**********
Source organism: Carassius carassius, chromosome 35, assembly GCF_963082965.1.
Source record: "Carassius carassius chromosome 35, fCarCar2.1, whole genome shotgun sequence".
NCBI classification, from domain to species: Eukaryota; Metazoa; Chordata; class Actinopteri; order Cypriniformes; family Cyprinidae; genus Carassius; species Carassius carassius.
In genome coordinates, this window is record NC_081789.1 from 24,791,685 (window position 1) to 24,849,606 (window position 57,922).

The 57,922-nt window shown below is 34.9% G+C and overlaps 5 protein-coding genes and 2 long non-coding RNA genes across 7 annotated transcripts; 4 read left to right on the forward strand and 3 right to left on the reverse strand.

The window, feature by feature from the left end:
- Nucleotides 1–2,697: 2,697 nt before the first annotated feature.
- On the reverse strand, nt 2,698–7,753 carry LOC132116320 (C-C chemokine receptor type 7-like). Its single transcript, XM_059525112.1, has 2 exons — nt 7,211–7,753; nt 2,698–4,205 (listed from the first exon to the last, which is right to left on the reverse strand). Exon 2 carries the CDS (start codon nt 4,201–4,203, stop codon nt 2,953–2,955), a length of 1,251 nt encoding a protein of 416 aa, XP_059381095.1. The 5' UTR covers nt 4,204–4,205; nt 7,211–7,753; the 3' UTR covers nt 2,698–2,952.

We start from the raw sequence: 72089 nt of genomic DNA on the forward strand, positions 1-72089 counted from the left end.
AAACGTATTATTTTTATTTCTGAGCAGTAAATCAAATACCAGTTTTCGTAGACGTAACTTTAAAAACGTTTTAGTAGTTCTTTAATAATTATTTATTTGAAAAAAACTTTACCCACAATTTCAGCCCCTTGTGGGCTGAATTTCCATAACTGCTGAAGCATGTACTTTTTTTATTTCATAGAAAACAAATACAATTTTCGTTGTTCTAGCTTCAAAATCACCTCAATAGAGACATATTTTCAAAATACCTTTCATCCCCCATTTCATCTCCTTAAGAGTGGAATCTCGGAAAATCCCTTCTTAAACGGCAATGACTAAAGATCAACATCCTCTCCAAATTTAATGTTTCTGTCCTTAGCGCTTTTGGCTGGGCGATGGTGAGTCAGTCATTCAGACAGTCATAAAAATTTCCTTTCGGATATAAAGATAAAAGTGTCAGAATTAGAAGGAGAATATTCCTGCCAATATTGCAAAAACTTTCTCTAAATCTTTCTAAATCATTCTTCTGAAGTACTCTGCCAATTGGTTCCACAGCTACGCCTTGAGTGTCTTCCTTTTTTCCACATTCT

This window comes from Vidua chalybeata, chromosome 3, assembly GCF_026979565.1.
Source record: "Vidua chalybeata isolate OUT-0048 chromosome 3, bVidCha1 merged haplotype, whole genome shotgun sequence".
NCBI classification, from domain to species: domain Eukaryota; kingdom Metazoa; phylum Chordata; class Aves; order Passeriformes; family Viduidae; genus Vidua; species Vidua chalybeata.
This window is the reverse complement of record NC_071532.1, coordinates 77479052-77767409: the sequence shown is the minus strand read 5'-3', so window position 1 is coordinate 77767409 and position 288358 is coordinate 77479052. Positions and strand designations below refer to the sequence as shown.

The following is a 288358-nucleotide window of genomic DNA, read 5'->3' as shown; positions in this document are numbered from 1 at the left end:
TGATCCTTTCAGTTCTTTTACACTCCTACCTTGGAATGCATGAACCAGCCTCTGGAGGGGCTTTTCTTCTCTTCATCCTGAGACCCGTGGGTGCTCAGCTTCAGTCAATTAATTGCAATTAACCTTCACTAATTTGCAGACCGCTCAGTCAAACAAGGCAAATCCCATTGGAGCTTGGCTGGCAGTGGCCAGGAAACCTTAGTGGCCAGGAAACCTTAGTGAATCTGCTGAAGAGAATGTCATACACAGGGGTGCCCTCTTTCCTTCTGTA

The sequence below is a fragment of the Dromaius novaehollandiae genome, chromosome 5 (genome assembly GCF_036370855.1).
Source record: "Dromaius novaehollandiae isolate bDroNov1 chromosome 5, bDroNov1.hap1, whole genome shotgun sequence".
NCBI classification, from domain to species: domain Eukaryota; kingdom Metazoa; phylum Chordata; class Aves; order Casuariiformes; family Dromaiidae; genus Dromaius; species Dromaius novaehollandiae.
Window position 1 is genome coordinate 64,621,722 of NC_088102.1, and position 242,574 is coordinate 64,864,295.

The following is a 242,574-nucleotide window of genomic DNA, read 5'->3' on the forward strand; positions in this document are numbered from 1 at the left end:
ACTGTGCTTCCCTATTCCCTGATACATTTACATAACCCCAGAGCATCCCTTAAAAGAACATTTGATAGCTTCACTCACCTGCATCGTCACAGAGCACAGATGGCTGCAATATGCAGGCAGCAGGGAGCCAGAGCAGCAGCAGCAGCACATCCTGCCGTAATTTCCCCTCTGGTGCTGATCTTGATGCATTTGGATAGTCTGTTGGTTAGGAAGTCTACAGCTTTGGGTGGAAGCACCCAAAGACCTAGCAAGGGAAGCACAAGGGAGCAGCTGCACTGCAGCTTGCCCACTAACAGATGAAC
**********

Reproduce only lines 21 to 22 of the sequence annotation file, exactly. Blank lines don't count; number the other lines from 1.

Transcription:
The following is a 242,574-nucleotide window of genomic DNA, read 5'->3' on the forward strand; positions in this document are numbered from 1 at the left end:
ACTGTGCTTCCCTATTCCCTGATACATTTACATAACCCCAGAGCATCCCTTAAAAGAACATTTGATAGCTTCACTCACCTGCATCGTCACAGAGCACAGATGGCTGCAATATGCAGGCAGCAGGGAGCCAGAGCAGCAGCAGCAGCACATCCTGCCGTAATTTCCCCTCTGGTGCTGATCTTGATGCATTTGGATAGTCTGTTGGTTAGGAAGTCTACAGCTTTGGGTGGAAGCACCCAAAGACCTAGCAAGGGAAGCACAAGGGAGCAGCTGCACTGCAGCTTGCCCACTAACAGATGAAC